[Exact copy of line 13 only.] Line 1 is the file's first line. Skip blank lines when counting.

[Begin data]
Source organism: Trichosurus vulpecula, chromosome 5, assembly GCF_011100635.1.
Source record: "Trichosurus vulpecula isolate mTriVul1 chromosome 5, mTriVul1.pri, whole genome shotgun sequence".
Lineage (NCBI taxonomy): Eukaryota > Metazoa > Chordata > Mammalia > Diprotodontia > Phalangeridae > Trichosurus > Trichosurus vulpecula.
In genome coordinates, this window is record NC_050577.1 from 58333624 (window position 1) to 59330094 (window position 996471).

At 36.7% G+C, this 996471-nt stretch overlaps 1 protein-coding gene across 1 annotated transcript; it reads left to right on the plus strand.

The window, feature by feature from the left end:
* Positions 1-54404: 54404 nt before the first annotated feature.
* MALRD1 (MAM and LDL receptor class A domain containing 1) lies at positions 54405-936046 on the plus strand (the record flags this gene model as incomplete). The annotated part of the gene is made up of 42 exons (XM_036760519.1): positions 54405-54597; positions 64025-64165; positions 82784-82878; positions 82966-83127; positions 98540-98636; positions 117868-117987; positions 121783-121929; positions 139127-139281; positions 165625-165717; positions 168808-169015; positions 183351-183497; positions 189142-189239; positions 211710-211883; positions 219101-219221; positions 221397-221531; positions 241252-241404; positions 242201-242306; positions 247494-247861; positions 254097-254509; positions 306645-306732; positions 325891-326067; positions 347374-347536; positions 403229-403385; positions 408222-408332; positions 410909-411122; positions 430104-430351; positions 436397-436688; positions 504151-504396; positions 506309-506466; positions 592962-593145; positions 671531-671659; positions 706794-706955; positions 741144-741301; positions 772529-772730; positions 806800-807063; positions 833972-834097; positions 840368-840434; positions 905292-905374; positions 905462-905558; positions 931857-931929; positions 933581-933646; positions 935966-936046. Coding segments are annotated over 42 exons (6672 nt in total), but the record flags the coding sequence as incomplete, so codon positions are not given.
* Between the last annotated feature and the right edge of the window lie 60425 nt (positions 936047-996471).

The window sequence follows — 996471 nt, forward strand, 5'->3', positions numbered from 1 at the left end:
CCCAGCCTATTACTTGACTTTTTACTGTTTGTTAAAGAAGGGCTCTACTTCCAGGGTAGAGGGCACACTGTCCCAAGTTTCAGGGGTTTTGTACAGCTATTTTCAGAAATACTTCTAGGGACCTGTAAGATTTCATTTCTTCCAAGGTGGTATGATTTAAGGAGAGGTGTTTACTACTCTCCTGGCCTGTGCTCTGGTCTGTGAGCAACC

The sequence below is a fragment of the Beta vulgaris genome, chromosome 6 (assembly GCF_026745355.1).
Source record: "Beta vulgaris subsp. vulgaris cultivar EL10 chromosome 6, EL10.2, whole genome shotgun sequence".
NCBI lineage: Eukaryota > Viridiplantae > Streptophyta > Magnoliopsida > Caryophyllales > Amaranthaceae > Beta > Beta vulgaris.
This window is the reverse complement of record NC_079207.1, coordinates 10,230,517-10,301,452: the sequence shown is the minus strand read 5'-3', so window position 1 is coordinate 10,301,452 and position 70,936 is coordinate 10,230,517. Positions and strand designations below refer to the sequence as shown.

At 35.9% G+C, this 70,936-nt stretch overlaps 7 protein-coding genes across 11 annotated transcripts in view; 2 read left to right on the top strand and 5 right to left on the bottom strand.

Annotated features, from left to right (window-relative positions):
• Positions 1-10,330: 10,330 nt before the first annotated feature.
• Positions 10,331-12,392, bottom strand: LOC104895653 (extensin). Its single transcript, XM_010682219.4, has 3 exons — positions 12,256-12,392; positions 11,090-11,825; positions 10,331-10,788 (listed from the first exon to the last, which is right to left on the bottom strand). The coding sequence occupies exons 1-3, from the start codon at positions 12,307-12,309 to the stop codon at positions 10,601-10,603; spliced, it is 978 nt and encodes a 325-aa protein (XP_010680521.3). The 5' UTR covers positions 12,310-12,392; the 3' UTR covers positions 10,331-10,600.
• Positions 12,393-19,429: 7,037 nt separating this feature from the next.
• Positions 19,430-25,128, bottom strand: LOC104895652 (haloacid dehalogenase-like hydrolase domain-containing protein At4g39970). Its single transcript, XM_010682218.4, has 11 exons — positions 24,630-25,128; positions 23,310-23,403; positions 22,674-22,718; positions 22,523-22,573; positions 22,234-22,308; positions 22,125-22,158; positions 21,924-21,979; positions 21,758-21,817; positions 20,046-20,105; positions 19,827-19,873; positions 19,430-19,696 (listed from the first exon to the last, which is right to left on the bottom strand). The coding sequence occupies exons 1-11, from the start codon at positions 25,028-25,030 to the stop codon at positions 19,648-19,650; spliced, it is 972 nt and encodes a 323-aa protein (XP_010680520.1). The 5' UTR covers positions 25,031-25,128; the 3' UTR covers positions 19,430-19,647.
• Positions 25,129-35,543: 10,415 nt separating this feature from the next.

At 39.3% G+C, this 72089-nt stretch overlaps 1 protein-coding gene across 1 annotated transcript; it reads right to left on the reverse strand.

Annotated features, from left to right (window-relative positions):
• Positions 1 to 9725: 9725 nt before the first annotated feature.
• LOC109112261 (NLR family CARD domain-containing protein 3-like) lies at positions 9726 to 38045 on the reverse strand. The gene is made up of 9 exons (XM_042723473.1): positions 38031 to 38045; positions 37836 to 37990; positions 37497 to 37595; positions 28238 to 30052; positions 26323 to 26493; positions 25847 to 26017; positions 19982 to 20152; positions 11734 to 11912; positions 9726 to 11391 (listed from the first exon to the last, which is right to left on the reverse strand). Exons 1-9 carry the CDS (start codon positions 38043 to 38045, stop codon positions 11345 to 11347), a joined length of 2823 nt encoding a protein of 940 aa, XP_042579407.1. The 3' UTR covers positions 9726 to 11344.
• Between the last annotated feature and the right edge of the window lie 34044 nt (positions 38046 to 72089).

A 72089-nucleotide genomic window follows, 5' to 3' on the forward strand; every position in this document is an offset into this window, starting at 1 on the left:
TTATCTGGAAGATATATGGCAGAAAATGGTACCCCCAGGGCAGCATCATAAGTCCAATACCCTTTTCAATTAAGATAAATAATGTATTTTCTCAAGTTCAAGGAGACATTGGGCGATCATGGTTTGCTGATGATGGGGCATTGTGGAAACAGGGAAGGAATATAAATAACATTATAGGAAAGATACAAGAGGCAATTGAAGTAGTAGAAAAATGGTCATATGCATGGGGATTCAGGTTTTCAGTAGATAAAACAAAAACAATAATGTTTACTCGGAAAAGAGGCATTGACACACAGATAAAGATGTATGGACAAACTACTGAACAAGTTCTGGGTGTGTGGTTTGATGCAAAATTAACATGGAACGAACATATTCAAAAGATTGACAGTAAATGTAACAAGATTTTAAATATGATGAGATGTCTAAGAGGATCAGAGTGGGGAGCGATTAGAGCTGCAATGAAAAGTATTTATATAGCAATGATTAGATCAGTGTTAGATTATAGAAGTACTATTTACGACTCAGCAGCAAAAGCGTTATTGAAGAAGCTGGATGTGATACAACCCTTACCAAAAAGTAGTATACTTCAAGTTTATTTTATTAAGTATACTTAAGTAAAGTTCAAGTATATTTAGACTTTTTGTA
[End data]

Source record: "Beta vulgaris subsp. vulgaris cultivar EL10 chromosome 6, EL10.2, whole genome shotgun sequence".